Key witness in Khadr case based testimony on work of anti-Muslim bigot

By Hiram Lee
29 October 2010

A forensic psychiatrist serving as a key witness in the case against Omar Khadr, the former child soldier currently on trial for war crimes in Guantánamo Bay, Cuba, has based his analysis of the young prisoner on the work of a psychologist who is openly bigoted toward Muslims.

Dr. Michael Welner is a well-known forensic psychiatrist who has participated in a number of high-profile criminal cases and has been a frequent commentator on the major news networks in the United States. He was hired by the prosecution in the Khadr case to interview Khadr and assess the potential dangers he may present to society in the future. Welner recently spent eight hours interviewing Khadr over a period of two days at the Guantánamo Bay prison camp.

In testimony before the military commission trying Khadr on Tuesday, Welner said the former child soldier, who was only 15 when he was captured by US Special Forces in Afghanistan in 2002, had been “marinated in the radical jihad” and described him as “Al Qaeda royalty” who had become a “rock star” at the Guantánamo Bay camp. Welner told the tribunal, “In my professional opinion, Omar Khadr is at a high risk of dangerousness as a radical jihadist.”

On Wednesday, Khadr’s defense attorneys had the opportunity to cross examine the psychiatrist. The attorneys were able to expose the fact that Welner had based his assessment of Khadr and radical Islam largely on the work of Danish psychologist Nicolai Sennels, an outspoken anti-Muslim bigot and the author of Among Criminal Muslims. During questioning, Welner admitted speaking with Sennels by phone before making his final assessment of Khadr. The psychiatrist also confessed to sharing some—but not all—of Sennels’ political views.

Sennels has spent several years studying Muslim inmates at Sønderbro youth prison in Copenhagen. The psychologist is notorious for his anti-Muslim bigotry, which most recently found expression in an open letter written to British Prime Minister David Cameron in which Sennels urged Cameron not to allow Turkey to join the European Union. In this letter, a filthy slander against Muslims and Turkish immigrants, Sennels described the Koran as “a criminal book that forces people to do criminal things” and says Turkish immigrants are “incapable” of integrating into “high tech” societies because widespread inbreeding in Turkey has made them unintelligent.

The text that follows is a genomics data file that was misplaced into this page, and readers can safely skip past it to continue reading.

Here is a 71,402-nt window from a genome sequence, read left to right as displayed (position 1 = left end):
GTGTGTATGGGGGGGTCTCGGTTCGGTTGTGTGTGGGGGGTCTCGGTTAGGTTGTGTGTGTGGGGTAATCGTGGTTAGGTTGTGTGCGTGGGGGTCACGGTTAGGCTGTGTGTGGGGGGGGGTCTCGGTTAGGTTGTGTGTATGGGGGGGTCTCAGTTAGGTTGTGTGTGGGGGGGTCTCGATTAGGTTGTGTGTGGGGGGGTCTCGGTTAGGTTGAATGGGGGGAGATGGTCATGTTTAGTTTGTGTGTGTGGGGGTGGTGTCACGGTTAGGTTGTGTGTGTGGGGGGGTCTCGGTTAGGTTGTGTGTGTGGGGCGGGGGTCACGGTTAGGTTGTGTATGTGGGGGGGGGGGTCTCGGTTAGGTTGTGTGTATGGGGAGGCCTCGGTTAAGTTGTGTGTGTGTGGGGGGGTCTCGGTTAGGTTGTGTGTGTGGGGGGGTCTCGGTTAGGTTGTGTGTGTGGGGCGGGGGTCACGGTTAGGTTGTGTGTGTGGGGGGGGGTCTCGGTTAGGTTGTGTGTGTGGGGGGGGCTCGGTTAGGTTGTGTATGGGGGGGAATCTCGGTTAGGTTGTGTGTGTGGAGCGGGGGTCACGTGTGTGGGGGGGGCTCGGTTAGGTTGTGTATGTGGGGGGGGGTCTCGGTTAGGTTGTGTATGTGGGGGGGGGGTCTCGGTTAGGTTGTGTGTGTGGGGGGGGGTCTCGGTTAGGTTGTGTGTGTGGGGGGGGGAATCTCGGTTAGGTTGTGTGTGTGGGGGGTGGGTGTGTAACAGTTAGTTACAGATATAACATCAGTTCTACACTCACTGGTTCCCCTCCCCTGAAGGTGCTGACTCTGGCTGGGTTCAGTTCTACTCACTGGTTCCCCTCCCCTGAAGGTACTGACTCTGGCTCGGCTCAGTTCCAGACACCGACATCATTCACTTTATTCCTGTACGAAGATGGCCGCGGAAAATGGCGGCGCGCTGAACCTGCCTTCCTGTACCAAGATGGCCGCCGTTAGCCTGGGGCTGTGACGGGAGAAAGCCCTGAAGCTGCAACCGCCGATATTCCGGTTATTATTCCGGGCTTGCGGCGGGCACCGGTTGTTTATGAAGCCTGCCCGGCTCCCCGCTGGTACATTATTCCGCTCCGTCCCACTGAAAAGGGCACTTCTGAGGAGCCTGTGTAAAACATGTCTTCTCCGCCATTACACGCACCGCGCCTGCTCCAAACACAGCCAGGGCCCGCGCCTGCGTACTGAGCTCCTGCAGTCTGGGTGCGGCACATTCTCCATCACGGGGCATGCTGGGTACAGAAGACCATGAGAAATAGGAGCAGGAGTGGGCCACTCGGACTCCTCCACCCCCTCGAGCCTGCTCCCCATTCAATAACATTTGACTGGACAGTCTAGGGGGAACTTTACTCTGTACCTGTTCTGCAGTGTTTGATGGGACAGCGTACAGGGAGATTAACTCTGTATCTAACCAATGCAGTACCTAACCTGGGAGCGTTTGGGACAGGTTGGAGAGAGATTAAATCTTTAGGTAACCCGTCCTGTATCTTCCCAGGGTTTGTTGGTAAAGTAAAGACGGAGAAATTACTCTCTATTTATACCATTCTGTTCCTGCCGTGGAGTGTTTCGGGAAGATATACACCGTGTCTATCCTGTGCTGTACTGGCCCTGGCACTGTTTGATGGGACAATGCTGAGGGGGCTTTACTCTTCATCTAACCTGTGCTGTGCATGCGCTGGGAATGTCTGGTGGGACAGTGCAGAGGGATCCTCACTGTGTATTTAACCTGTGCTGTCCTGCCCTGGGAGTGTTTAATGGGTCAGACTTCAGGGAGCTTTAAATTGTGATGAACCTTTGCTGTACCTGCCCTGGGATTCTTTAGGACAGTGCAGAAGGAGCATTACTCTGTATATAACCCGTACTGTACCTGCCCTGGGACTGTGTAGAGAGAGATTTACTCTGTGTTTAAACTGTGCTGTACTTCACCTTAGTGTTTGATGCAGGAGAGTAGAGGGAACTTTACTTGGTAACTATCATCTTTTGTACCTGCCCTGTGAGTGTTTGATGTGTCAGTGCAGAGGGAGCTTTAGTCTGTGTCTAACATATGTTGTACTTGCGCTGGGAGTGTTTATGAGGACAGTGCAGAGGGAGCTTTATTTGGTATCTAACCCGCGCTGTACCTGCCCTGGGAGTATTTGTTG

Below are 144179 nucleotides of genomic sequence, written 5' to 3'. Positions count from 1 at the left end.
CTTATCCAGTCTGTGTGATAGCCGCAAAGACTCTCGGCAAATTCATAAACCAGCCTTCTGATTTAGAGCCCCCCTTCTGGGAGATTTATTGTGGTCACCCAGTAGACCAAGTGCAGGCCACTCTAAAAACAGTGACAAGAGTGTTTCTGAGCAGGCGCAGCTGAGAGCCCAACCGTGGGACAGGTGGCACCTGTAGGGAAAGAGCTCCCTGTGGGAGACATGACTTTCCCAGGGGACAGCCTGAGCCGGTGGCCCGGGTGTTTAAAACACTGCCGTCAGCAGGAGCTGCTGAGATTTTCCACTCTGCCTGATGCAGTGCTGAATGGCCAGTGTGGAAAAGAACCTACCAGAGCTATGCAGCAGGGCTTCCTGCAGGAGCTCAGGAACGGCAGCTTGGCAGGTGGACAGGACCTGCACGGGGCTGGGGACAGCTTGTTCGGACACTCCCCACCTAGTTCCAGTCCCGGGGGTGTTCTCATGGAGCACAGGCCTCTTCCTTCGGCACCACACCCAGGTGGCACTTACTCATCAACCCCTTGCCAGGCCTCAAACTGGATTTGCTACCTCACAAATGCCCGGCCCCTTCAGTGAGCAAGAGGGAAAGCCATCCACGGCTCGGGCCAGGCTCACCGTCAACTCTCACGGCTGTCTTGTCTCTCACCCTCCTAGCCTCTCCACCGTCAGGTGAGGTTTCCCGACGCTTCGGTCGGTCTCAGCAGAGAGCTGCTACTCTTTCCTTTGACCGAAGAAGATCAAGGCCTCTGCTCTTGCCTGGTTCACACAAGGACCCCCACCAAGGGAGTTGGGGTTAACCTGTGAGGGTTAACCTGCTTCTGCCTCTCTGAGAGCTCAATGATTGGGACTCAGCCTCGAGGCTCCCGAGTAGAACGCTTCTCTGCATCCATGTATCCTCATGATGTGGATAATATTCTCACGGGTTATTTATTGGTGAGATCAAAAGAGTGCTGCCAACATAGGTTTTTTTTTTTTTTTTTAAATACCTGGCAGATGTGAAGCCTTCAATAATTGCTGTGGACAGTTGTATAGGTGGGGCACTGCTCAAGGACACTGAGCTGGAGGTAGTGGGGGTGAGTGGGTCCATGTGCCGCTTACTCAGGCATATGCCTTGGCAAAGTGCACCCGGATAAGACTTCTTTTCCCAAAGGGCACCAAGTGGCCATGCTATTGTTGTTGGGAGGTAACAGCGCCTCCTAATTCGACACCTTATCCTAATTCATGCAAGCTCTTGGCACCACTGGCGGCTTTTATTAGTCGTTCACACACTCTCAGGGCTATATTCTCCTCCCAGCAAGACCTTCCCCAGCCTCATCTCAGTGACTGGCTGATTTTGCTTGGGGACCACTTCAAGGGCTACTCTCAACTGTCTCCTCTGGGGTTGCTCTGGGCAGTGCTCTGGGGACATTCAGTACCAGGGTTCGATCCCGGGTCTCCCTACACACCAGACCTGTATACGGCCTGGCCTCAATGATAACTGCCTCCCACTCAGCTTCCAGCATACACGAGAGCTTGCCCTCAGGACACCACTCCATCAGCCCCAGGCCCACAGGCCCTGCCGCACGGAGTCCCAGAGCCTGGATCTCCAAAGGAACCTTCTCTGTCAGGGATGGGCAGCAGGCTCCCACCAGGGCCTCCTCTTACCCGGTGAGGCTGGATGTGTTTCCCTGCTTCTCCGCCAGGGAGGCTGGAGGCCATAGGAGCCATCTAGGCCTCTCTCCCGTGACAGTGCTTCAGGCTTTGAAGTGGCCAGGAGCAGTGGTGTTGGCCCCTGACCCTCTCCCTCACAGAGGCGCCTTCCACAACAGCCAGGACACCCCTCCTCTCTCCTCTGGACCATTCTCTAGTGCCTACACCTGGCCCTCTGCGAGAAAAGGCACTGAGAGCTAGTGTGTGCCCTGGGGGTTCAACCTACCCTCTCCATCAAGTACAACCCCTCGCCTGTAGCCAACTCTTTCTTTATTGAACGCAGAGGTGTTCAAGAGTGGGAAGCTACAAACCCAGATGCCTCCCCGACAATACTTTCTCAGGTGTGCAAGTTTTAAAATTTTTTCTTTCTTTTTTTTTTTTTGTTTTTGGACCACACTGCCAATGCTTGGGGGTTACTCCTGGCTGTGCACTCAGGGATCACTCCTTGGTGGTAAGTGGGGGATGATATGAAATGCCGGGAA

Sennels declares in the letter, “We Europeans are sick and tired of criminal foreigners being invited to our countries by the politicians that we—with our votes—trusted to take good care of our countries!”

In another recent article, Sennels called for “a popular movement composed of average citizens standing up against the immature and psychologically unhealthy culture of Islam.”

That the star witness against Omar Khadr has based his work on the racist and chauvinistic foundations laid out by Sennels only underscores the thoroughly reactionary character of the proceedings. The most backward sentiments have found expression in the trial, which is itself a component of the illegal colonial-style wars being carried out in Afghanistan and Iraq.

Khadr, born in Canada and raised in Pakistan, was a child soldier, just 15 years old when he was wounded and captured by US Special Forces in Afghanistan in 2002. He was held for five years before he was charged with any crime. During that time, the teenager suffered torture at the hands of his captors at the Bagram Air Base in Afghanistan and the Guantánamo Bay prison camp. In a 2008 affidavit, Khadr testified to being threatened with rape by his interrogators.

Khadr has been detained in direct violation of international law, which forbids belligerent countries from detaining minors and stipulates that child soldiers be treated as victims rather than combatants. Khadr is the first person to face a military war crimes tribunal for acts committed as a juvenile since the Second World War. His acceptance of a plea bargain in the present drumhead trial is undoubtedly the outcome of his attorneys’ recognition that he can not receive a fair trial in the military court.

As the US prosecution of this former child soldier is under way in Cuba, it has also been revealed this week that the Obama administration has granted a waiver to four countries—Yemen, Sudan, Chad and the Democratic Republic of Congo—that will allow these countries to continue receiving military aid from the US even though their militaries employ child soldiers. In a memo to Secretary of State Hillary Clinton, President Obama declared it to be “in the national interest,” i.e., in the strategic interests of US imperialism, to grant waivers to these countries despite their criminal abuse of children.

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